I’m on a hunt for the best running headphones that don’t fall out of my ears. When I tried AirPods Pro for running at the track earlier this summer, it was a total fail. Apple’s noise-cancelling buds spent more time scattered on the ground than providing a soundtrack for my laps.
Now, I’ve been trying to break up with wireless headphones for a while. Still, I’ve felt determined to discover the best wireless earbuds for running, even if I’ve worn down the tread of my sneakers in the process. But I decided it’s time to think a little outside the box — err, outside my ear canals.
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A Tom’s Guide colleague recommended AfterShokz Aeropex, a $159.99 bone conduction headset with 8 hours of battery life and fully waterproof design. I’ve never tried bone conduction audio before, so I wasn’t sure what to expect. I just assumed I’d experience insufficient sound quality compared to when I tried PowerBeats Pro for running or when I tried Jabra Elite Active 75t for running.
Let me get this out of the way: AfterShokz Aeropex isn't the sexeist piece of tech. Luckily, that’s not the vibe I’m going for with my 12-minute mile. I only need comfortable headphones that stay put and sound good. So are bone conduction headphones my ideal running companion? Read on to find out.
Running with bone conduction headphones: Comfort and security
Thanks to a mere 0.9- ounce weight, the AfterShokz Aeropex offer a barely-there feel, landing perfectly between comfort and the kind of secure fit I want from running headphones. I didn’t have to test out a variety eartips since bone conduction headphones don’t require any. I simply charged the Aeropex up and paired them to my iPhone via Bluetooth. I missed the automatic pairing of AirPods Pro and Powerbeats Pro via Apple’s H1 chip, though.
As I ran, I couldn’t shake the Aeropex off, or even loose, but it never felt like the hooks pinched my ears as they did after a while with Powerbeats Pro. I sensed I could wear these for hours — in fact I forgot to take them off when I got home, even without music playing.
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The only moment of discomfort came when I did finally try to take AfterShokz Aeropex off. Despite how smooth I made it seem in a TikTok I filmed, the neck band actually got tangled in my hair a few times. When I sweat, my sleek ponytail turns into an unruly lion’s mane, so I need to be more mindful than I am when I pluck buds out of my ears.
Running with bone conduction headphones: Sound quality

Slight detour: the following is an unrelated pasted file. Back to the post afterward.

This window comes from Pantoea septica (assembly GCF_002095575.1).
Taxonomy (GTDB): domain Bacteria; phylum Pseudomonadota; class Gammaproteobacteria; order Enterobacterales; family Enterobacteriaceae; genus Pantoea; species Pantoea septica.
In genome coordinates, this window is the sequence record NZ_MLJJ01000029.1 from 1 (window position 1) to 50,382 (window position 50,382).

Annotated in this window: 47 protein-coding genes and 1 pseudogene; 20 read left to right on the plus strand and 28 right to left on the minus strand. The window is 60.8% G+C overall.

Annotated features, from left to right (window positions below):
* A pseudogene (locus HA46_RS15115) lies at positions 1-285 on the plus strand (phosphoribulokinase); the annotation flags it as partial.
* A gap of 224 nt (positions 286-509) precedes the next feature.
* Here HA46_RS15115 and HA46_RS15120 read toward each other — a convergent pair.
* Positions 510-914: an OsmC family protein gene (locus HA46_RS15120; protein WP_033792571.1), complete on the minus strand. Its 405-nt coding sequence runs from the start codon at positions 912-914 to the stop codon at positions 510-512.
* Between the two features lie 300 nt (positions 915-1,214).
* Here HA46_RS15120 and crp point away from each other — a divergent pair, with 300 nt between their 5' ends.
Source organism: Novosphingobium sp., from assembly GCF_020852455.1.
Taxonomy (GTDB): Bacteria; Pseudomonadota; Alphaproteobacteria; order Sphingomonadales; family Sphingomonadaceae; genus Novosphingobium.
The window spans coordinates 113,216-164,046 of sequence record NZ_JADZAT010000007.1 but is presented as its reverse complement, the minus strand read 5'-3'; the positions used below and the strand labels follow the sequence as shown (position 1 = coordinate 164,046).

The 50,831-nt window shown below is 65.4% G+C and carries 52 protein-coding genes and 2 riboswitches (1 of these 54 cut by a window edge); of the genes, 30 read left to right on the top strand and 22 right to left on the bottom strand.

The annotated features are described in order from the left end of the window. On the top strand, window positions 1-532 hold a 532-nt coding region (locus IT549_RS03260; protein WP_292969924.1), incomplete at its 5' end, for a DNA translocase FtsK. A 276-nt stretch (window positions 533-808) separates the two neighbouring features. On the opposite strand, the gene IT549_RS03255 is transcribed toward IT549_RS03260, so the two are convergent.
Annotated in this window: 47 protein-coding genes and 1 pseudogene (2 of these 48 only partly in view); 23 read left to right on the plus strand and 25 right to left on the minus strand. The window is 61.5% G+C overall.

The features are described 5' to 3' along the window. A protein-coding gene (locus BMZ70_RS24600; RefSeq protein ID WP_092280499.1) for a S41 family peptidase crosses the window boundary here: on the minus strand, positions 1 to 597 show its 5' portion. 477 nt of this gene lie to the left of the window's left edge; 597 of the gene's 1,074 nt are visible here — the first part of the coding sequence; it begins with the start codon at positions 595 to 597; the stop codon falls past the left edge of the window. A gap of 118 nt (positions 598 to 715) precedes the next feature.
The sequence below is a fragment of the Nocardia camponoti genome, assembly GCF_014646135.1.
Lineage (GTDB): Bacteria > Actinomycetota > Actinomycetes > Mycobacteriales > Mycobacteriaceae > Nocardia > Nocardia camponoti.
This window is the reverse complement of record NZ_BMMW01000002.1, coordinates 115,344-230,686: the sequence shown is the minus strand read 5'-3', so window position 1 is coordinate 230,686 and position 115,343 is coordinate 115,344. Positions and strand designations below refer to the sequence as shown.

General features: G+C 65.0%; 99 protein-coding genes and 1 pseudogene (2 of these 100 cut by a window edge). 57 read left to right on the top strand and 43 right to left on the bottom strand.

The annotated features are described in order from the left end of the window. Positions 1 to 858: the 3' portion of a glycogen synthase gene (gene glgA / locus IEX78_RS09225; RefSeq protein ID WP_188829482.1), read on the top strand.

For those unfamiliar with the technology, bone conduction headphones send vibrations into your cheekbones to play audio. This leaves your ears open so you can have conversations or hear other sounds around you without needing a true transparency mode like on the AirPods Pro or the Jabra Elite Active 75t.
That said, I had low expectations for the AfterShokz Aeropex sound quality. Yet respecting the limitations of bone conduction, the headset actually impressed. Sure, the bass didn’t resonate with my pace as much as it usually does on Eminem’s ‘Till I Collapse, but it kept me moving. The synth riff in Tame Impala’s Elephant even packed enough punch to extend my run to two and a quarter miles, instead of my typical two.
Running with bone conduction headphones: Verdict
AfterShokz Aeropex are the running headphones I’ve been looking for in terms of comfort and security. While the AirPods Pro and Jabra Elite Active 75t are disposed to dislodging from my ears, Aeropex isn’t going anywhere. The bone conduction headset doesn’t clamp uncomfortably like Powerbeats Pro, either.
I wish the sound offered more complexities for me to get lost in, so to ward off imminent regret in my workout choice for the day. But I appreciated the ability to hear the ambient sounds of the outdoors as I ran, as well as the promise of an 8-hour battery life, since the only excuse I need to skip exercise is dead headphones.
For now, AfterShokz Aeropex bone conduction headphones are the pair I'll reach for when I'm ready to tackle any outdoor workout. I still want active noise cancellation in the gym, so the Jabra Elite Active 75t will remain a top choice in my earbud arsenal.
And where does this leave AirPods Pro? Well, I'm going to test out some accessories that promise a better fit for Apple's premium buds. In the meantime, if you're also struggling to find running headphones that don't fall out of your ears, consider giving bone conduction headsets a try.